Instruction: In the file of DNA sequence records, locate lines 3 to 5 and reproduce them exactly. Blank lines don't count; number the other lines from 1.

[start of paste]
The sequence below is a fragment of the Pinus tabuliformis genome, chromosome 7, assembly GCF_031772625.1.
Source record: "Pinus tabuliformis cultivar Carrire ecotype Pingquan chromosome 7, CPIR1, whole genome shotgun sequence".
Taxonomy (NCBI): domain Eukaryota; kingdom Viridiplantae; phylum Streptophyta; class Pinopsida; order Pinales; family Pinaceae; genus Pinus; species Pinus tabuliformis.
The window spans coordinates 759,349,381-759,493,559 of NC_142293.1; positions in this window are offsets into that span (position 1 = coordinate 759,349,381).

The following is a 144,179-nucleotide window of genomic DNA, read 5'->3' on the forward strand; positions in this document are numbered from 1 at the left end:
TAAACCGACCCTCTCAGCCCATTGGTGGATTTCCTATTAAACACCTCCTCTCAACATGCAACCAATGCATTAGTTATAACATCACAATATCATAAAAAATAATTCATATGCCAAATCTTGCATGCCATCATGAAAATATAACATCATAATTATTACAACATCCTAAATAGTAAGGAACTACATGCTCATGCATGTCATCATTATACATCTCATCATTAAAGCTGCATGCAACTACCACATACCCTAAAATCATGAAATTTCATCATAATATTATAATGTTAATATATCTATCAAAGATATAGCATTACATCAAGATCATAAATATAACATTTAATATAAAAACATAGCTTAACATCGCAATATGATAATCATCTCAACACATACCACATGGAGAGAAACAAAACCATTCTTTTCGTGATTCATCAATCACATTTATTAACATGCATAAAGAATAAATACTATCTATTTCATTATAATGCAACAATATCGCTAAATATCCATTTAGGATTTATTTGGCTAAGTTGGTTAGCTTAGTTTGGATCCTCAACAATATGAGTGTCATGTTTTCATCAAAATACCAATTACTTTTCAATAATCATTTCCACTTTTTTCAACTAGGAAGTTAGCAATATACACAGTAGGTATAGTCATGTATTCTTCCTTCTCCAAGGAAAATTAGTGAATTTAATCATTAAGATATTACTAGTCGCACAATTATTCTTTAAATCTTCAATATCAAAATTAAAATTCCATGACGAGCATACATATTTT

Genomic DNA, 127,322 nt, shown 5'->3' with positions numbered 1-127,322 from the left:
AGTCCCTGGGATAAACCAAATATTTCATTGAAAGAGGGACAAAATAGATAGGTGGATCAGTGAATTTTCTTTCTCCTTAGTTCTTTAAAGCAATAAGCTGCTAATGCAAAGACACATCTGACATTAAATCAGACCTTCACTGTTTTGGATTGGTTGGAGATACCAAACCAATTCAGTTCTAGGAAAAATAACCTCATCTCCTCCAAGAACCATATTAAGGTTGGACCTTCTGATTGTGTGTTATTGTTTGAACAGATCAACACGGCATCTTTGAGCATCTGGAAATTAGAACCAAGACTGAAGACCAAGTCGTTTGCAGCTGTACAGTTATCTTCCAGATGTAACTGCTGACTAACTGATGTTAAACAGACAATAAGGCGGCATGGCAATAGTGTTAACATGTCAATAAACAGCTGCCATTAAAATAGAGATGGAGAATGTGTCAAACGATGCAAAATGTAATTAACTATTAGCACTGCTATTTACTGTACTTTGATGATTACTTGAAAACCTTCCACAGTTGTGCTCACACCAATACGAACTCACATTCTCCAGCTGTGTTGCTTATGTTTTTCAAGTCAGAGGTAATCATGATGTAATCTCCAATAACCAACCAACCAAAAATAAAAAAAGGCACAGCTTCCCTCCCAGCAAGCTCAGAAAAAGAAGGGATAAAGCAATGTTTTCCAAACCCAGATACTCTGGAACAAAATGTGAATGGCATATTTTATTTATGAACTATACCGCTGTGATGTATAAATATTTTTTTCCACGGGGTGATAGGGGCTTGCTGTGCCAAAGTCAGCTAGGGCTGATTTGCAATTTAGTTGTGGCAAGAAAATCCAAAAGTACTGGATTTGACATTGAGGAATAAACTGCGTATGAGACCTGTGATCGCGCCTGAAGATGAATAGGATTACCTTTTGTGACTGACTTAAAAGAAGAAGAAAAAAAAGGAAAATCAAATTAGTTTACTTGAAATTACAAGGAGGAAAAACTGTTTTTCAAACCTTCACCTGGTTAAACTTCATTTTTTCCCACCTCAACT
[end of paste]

Taxonomy (NCBI): domain Eukaryota; kingdom Viridiplantae; phylum Streptophyta; class Pinopsida; order Pinales; family Pinaceae; genus Pinus; species Pinus tabuliformis.
The window spans coordinates 759,349,381-759,493,559 of NC_142293.1; positions in this window are offsets into that span (position 1 = coordinate 759,349,381).

The following is a 144,179-nucleotide window of genomic DNA, read 5'->3' on the forward strand; positions in this document are numbered from 1 at the left end: